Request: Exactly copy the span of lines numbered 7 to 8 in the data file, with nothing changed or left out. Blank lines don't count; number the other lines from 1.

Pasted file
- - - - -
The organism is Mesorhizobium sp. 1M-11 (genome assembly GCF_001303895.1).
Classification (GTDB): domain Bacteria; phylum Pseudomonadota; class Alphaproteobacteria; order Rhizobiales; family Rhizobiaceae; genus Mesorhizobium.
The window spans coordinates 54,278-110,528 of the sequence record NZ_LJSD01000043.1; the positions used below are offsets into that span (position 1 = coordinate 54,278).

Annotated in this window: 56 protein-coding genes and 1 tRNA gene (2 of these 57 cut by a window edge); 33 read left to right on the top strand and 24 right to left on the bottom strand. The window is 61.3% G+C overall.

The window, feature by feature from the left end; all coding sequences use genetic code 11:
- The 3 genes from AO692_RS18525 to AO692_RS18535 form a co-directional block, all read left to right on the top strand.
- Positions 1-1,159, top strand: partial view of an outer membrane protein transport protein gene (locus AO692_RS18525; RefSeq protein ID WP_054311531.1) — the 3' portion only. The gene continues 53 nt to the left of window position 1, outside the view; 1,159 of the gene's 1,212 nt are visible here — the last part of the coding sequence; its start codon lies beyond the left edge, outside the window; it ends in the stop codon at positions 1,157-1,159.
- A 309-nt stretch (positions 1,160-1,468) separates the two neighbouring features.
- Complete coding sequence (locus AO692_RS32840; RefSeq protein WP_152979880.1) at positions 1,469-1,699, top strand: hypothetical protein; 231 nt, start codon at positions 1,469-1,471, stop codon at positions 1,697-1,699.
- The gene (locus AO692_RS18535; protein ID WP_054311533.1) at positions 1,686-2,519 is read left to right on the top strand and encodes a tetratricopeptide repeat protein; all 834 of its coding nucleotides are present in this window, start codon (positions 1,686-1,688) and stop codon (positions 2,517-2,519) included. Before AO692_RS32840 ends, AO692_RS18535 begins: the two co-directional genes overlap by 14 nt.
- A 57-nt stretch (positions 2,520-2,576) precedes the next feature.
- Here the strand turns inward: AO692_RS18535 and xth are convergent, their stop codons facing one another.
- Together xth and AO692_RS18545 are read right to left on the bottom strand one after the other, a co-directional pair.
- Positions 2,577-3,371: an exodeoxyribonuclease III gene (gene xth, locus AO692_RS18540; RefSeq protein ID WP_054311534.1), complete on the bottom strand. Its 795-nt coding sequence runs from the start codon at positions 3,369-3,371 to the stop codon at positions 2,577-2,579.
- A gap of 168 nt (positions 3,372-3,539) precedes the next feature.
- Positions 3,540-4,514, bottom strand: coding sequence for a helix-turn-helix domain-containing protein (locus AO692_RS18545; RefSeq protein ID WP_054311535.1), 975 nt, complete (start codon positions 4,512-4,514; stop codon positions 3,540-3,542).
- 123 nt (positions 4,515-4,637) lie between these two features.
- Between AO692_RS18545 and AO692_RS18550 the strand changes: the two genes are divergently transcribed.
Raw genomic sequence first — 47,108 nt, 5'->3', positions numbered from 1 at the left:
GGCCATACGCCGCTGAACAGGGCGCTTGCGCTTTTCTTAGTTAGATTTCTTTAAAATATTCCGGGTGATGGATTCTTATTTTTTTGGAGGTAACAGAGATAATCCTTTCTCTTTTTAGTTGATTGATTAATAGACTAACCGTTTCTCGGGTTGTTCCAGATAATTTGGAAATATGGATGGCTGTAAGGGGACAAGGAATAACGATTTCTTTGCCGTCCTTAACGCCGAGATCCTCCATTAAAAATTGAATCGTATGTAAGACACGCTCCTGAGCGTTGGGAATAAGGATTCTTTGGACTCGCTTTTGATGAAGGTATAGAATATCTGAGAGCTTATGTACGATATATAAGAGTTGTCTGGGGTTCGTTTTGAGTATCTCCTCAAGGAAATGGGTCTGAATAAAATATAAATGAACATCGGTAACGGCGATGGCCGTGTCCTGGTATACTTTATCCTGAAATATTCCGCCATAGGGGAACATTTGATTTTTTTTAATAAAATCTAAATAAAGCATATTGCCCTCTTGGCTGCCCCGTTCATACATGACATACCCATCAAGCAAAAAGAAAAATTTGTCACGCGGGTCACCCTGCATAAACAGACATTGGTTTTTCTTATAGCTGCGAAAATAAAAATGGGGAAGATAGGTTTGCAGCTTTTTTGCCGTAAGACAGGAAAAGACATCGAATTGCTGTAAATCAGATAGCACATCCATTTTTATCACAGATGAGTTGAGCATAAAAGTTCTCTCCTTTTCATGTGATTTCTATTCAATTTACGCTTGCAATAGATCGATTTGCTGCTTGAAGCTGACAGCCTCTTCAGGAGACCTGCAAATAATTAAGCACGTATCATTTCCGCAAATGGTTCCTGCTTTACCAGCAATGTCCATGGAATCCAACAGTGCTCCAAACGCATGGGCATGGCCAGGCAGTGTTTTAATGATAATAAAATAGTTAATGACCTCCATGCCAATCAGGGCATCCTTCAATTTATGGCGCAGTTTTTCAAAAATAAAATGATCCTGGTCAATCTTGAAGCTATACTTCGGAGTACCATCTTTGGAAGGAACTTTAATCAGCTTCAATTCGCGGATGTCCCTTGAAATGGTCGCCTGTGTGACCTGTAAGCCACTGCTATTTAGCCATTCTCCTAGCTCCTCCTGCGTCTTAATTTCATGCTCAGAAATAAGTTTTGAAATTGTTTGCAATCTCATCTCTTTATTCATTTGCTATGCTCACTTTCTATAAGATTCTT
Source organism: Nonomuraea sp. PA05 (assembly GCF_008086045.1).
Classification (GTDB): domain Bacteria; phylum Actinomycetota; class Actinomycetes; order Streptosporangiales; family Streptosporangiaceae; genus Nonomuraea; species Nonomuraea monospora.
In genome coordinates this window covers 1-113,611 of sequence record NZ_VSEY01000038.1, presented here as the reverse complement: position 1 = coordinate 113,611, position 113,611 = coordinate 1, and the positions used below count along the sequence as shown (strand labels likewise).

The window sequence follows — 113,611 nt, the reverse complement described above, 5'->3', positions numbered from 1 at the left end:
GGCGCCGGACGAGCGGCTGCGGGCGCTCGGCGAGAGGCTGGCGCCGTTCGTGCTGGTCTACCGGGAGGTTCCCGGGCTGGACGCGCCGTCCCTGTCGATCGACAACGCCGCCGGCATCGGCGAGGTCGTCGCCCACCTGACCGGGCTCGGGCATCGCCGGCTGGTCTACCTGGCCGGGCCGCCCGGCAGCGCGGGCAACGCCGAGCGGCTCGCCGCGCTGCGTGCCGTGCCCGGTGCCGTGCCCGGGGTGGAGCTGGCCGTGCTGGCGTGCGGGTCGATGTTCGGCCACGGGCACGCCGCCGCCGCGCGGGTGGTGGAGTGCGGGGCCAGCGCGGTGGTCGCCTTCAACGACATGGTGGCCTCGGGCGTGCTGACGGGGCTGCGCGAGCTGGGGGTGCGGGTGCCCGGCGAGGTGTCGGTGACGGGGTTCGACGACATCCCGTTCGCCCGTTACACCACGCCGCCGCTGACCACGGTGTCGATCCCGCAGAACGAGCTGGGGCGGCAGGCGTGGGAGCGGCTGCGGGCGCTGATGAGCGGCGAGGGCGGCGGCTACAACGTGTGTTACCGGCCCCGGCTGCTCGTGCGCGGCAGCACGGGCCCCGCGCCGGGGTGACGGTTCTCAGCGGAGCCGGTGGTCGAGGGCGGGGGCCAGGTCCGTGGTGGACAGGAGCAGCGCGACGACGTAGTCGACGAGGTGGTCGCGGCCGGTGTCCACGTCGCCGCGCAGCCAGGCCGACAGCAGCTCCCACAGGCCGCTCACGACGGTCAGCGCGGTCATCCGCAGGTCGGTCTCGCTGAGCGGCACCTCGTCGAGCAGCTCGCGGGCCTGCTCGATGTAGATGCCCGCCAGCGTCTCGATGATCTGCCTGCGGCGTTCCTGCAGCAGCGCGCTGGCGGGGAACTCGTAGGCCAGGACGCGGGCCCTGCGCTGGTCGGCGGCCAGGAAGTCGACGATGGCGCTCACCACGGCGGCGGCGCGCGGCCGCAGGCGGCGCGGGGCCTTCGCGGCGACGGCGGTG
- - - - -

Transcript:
- Positions 1-1,159, top strand: partial view of an outer membrane protein transport protein gene (locus AO692_RS18525; RefSeq protein ID WP_054311531.1) — the 3' portion only. The gene continues 53 nt to the left of window position 1, outside the view; 1,159 of the gene's 1,212 nt are visible here — the last part of the coding sequence; its start codon lies beyond the left edge, outside the window; it ends in the stop codon at positions 1,157-1,159.
- A 309-nt stretch (positions 1,160-1,468) separates the two neighbouring features.